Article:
Try not to read too much into my silence. I’m mostly just really busy with school stuff–turns out getting your Masters degree in English literature means you have to do an enormous amount of reading, writing, and teaching. Don’t misunderstand me. I’m not complaining. As busy as I am and as stressful as school can be, I love it. It feels so good to have forward motion in my life when I spent so long feeling stuck. The rest of our life might still be filled with unknowns, but I know what my next year is going to look like. Class. Teaching. Reading. Writing. The library. I didn’t know I could feel so much comfort from these constants, but I do.

At the moment, I am at the end of the semester and feeling a little overwhelmed with final projects/papers. So I’m taking some time out from all of that to tell you about something that happened last month.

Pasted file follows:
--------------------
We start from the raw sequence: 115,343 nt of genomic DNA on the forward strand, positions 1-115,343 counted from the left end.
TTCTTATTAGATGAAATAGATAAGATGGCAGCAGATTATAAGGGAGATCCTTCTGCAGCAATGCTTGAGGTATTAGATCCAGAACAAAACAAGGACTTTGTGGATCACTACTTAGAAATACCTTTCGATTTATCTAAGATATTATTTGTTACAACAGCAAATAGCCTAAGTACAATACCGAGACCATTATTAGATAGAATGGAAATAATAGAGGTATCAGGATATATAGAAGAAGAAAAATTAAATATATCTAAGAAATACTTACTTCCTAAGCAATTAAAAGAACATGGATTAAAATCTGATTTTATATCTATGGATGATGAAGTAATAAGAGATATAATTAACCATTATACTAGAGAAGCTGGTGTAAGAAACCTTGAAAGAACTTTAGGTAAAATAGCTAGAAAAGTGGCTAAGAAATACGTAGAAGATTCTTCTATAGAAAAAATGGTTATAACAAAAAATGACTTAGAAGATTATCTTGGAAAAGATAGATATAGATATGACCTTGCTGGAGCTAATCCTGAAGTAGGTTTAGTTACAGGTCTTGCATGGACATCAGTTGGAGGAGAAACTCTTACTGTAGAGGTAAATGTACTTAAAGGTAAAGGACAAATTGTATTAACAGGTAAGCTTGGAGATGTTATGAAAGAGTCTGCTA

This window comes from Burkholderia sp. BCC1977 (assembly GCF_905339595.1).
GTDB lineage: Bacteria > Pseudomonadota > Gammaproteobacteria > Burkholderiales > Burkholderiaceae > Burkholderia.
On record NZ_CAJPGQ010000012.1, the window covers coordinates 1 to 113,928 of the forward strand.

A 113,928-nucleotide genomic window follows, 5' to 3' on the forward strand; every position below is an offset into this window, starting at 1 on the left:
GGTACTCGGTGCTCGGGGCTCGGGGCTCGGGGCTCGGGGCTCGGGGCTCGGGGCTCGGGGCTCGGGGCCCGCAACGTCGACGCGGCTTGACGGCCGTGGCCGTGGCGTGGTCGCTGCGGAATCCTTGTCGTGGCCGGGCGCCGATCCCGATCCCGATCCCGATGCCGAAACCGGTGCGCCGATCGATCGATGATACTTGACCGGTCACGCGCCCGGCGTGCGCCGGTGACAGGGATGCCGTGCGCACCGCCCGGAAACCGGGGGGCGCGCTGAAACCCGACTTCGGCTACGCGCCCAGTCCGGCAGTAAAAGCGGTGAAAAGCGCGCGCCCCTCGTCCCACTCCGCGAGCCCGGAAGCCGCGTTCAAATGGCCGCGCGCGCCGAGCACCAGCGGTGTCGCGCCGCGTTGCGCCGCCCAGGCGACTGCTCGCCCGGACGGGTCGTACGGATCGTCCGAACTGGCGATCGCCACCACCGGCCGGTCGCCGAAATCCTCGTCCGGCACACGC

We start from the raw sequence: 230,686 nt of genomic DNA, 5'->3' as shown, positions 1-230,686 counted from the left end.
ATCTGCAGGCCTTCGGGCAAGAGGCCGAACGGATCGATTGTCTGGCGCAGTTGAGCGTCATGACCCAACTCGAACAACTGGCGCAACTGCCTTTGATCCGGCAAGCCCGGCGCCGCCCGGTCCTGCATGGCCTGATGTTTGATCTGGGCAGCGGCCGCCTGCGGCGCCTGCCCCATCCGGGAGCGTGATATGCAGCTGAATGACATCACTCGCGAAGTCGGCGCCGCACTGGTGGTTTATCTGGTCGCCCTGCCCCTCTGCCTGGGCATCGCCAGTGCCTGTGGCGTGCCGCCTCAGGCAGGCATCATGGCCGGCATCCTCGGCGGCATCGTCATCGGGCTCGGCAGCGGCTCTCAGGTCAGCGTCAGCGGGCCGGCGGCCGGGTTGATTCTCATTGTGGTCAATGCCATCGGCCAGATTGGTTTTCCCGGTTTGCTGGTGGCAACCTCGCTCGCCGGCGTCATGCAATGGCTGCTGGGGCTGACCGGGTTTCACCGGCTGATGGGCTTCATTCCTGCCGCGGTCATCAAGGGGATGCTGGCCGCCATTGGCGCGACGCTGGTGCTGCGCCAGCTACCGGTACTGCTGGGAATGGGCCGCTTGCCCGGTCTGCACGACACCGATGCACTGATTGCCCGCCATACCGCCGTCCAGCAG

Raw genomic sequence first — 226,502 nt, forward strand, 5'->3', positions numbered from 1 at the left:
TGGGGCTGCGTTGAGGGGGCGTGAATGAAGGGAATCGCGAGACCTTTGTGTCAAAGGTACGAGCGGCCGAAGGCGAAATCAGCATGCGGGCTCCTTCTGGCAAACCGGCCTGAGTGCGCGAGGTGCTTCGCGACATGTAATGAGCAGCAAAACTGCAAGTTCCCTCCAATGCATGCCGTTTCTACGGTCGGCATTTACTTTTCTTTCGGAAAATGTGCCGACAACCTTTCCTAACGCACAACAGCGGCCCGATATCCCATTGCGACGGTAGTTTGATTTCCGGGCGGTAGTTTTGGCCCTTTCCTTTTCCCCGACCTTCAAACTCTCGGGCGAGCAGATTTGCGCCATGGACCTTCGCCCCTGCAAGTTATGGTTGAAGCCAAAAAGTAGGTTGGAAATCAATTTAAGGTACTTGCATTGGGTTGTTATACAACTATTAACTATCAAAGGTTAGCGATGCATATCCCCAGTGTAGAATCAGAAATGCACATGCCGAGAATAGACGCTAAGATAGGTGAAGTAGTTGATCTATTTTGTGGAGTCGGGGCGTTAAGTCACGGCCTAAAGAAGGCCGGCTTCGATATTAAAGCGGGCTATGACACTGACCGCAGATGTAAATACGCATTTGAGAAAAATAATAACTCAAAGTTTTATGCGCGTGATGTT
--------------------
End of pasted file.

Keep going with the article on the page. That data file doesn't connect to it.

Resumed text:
Last month we went to Atlanta to visit some good friends. I was talking to N about the adoption process and about people’s reactions to our choice to move on to adoption. I told her the most frustrating thing is how everyone says “You know what will happen as soon as you adopt.” Everyone I talk to is convinced that I will get pregnant after we adopt–even people who know that getting pregnant is not the problem for us. And they all make it a point to tell me that. After I told her about it, N really surprised me. She looked me straight in the face and told me that she doesn’t think that will happen–that she doesn’t think we will be able to have kids. At first I was really confused because I thought I should be upset or offended, but I wasn’t.

I felt…relieved.